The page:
On a long distance call from the Oval Office to the International Space Station in April, Donald Trump questioned US astronaut Peggy Whitson on NASA’s plans for a manned space flight to Mars by 2030. “We want to try it during my first term, or at worst during my second term, so we’ll have to speed that up a little bit”, he joked.
President Trump’s desire to put “American footprints on distant worlds” is an ambition shared by his nomination for NASA Administrator: Congressman Jim Bridenstine. In a questionnaire submitted to the Senate Commerce Committee following his nomination he writes: “With NASA’s global leadership, we will pioneer the solar system, sending humans back to the Moon, to Mars, and beyond.” Does this vision hint at a future for NASA that more militaristic than scientific?
NASA was formed in 1958 shortly after the Soviet Union successfully launched the Sputnik space satellite. At the height of the Cold War, President Eisenhower could not stand by as America’s technological superiority slipped from his hands. The driving force behind the Space Race was an assertion of military and political dominance, culminating in the 1969 moon landing. Over 125 million viewers in America crowded around their TV sets to watch Neil Armstrong’s first steps on lunar soil. But even at the peak of NASA’s achievement, polls show that Americans only marginally believed that space exploration was worth the price tag. Even Eisenhower, who had since handed the reins over to President Kennedy, commented that “anybody who would spend $40 billion in a race to the moon for national prestige is nuts”. The actual cost of the Apollo program was a mere $25.4 billion (around $150 billion today) – enough to draw NASA’s manned exploration of the moon to an end in 1972. After all, America ruled the skies once again.
In the decades that followed, NASA’s remit expanded to include robotic space probes that have visited every planet in the solar system and telescopes that orbit the Earth allow scientists to explore deep space. However, the organisation still struggles to understand its purpose: it is to advance science, in the pursuit of knowledge about the Earth and its place in the Universe, or developing and demonstrating military and political strength?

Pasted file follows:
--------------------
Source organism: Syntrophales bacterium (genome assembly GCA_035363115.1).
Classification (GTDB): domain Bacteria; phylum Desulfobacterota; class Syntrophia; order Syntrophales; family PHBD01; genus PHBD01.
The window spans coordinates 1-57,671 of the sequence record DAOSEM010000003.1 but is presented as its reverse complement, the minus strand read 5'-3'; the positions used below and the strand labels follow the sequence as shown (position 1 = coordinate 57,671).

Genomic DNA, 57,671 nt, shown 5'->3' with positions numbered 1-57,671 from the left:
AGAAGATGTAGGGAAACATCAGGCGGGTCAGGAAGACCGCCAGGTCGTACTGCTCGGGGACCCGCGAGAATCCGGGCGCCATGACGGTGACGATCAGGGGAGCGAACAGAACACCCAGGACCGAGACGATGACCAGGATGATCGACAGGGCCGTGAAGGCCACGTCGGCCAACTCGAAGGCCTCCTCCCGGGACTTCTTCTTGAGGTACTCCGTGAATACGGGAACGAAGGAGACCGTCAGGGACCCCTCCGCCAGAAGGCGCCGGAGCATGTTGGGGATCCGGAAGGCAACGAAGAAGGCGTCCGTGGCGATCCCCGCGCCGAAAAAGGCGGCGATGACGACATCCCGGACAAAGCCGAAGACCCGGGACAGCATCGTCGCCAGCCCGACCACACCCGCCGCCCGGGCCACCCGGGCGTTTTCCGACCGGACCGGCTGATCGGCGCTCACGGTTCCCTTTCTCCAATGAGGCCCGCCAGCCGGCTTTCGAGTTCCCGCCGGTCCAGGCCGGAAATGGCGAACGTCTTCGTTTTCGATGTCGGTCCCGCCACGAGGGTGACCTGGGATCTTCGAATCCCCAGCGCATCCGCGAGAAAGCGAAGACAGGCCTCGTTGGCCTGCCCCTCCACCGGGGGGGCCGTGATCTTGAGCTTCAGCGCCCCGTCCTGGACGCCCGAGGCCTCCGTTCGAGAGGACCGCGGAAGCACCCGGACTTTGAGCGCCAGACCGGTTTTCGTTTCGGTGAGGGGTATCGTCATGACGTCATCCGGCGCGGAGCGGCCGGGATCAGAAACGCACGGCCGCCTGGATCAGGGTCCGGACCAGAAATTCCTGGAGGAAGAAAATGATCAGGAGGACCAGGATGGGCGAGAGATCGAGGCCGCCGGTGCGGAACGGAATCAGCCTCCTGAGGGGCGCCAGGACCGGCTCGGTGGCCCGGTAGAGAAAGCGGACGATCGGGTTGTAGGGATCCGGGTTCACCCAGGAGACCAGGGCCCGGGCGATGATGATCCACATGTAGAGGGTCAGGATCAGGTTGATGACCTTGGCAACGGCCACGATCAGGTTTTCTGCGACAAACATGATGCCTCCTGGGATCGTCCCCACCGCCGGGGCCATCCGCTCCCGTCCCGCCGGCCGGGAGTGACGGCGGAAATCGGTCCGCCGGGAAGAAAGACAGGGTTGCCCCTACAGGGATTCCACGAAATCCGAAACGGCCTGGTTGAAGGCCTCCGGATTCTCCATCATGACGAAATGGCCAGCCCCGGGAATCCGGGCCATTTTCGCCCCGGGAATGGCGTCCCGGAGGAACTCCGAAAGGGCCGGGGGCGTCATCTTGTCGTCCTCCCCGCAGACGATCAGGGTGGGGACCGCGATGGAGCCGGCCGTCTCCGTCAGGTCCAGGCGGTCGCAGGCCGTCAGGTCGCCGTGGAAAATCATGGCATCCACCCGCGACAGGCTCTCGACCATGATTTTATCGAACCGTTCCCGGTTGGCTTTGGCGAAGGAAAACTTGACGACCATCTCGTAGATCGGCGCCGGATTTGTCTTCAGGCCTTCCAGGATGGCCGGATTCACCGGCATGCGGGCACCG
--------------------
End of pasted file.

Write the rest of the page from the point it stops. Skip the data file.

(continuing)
Last year Bridenstine introduced the (failed) American Space Renaissance Act, which seeks to secure America as the “preeminent spacefaring nation” – and makes his priority clear. Space technology, according to the Congressman, should project military strength in the interest of national security. As he later wrote in a blog post: “This is our Sputnik moment”. For this purpose Bridenstine envisions a permanent outpost on the moon, while it seems Trump favours boots on Mars as an immediate goal. The rationale is the same: America once again finds its global standing threatened.
Yet manned space exploration is as much a vanity project as it is a military strategy. NASA paid Russia to transport Peggy Whitson to the International Space Station on a Soyuz rocket – as they do for all US astronauts. As NASA Administrator, Bridenstine would put an end to this “dependency on unfriendly nations”. Meanwhile, China currently have rovers and machines on the moon, and are preparing for a manned moon landing. Neither he nor Trump can abide this.
NASA has a proud record of expanding human knowledge through un-manned space missions. Notably the Cassini probe made its final approach to Saturn earlier this month, after thirteen years of groundbreaking research into the planet’s moons, rings and atmosphere. The going is good. Could this record be jeopardised by bringing back manned missions for the sake of America’s ego?
The scientific case for further human exploration of the Solar System is weak: placing astronauts on a mission is expensive, and often comes at the loss of the science experiments onboard. The cost of Cassini was less than $4 billion; a recent NASA report estimates the cost of landing a crew on Mars at $450 billion. And as robotics and artificial intelligence advance, human cargo can only be justified in exceptional circumstances.
Back on the ground, leading scientists have expressed concern that under Bridenstine NASA funds will be diverted away from Earth science. He is known as a climate-change denier: in 2013 he asked Obama to apologise for the amount of funding spent on climate science. As Representative for Oklahoma, he would rather see the money spent on weather science to improve the forecasting of tornadoes. Climate science and weather science are, or course, two sides of the same coin. In fact, climate change has been linked to the increasing severity of tornado outbreaks. Trump and Bridenstine’s desire to colonise other worlds may be premature given humanity’s record at looking after our own pale blue dot. As astrophysicist Lucianne Walkowicz has said: “It is hubris to believe that interplanetary colonization alone will save us from ourselves… let’s not use Mars as a backup planet”.
In 2001: A Space Odyssey a Hilton Hotel orbits the Earth; as a planet, it seems we are behind schedule. From a scientific perspective, this should not be regarded as a failure. Human space exploration is rarely the most effective way to expand our knowledge of the Universe. But in 2017, with fewer opportunities for colonisation on Earth, a Trump Tower on Mars may be one way to Make America Great Again.